’It would give me great joy to see African food, in its entirety, on the centre stage of the world’s cuisine,’ Dorah Sitole writes in the introduction to her African cook book Cape to Cairo (Tafelberg, 2009). The book is a gem when it comes to the documentation of traditional African cuisine, and Dorah Sitole is my favourite South African food writer.
She is the editor of True Love magazine and writes a weekly food column in The Sunday Times. Her tales from the African kitchen are the real deal. She seems to have a lifetime of cooking experience to draw from and her writing is as much about the social anthropological context of different dishes as it is about taste and cooking instructions.
One of her latest food columns in the Sunday Times was on pig trotters for example, and she explains how she is ‘fascinated by how as Africans we are able to consume an animal in its totality. There is the offal: stomach, intestines, lungs and liver, which are enjoyed the day before the event; and the head, trotters and tail, which are eaten on the day after the feast.’
In Cape to Cairo she has collected her favourite traditional recipes from all over the continent, including several of the many South African cuisines that make up our multi-cultural national map. The book includes stewed ox tripe from South Africa, Masamba cakes from Malawi, Lamb with peanut and okra sauce from Senegal, and yoghurt with cucumber from Egypt.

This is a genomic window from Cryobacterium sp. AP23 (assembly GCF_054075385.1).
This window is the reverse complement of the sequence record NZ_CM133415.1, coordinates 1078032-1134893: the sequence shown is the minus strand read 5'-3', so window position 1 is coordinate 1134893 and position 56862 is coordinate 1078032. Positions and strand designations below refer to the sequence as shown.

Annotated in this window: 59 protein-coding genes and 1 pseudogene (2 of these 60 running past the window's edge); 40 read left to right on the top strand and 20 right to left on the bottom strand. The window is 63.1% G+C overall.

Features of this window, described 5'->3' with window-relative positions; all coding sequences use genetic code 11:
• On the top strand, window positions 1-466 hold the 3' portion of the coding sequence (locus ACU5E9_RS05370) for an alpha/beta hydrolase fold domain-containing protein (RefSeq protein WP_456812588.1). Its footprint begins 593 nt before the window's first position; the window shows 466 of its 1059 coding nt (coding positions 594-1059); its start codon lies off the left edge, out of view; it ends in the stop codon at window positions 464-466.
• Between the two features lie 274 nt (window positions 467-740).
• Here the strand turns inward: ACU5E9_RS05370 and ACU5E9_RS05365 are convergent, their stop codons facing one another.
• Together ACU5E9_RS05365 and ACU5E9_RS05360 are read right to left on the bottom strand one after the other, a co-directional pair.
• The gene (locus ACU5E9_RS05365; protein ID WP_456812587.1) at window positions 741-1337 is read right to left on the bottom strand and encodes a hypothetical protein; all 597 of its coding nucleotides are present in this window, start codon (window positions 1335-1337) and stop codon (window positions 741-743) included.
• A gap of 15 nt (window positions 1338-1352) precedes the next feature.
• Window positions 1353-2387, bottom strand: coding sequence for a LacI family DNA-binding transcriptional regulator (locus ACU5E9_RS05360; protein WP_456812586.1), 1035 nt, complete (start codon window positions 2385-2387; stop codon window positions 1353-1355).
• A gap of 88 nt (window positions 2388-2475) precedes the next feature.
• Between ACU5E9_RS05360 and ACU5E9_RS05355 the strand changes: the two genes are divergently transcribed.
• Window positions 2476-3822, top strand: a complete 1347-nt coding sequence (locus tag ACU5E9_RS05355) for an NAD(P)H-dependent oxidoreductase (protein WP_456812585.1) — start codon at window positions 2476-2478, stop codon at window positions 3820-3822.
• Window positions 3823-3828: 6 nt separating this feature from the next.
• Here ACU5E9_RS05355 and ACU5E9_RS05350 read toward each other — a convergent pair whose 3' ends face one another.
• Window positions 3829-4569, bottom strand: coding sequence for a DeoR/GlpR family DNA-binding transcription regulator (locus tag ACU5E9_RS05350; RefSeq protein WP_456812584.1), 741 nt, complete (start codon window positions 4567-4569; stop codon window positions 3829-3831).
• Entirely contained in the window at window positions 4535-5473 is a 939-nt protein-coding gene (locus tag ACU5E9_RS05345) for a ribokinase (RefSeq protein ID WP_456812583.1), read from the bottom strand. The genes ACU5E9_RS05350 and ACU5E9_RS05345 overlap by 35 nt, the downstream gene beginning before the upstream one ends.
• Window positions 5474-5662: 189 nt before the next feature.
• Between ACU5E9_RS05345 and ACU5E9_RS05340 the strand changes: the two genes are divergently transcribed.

I have tried several of the chicken stews. There does seem to be a chicken stew recipe from almost every African country, the base of which is generally tomato, onion and chicken. It’s a great, simple mid-week meal, and I have tried the Sechu Sakhoho version from Lesotho, the Chicken in peanut sauce from Zimbabwe and the Chicken and peanut stew from Ghana.
All three are very easy to cook and all have turned out very well. There is no need for any fancy ingredients. The recipe from Ghana is my favourite, and it’s also a great dish for a large, non-fuss dinner party as it is easy to scale up. The photographs are basic but fine, and each country chapter starts with an introductory text on the national culture and cuisine.
Dorah Sitole says that she wishes the book ‘will continue to inspire everyone who reads it to become excited about Africa.’ It is very inspiring indeed, and a must-have for anyone interested in African cooking. I can highly recommend it.
I have three criteria for a good cook book. 1) It should be beautiful and inspiring. 2) It should tell a story. 3) The recipes must work.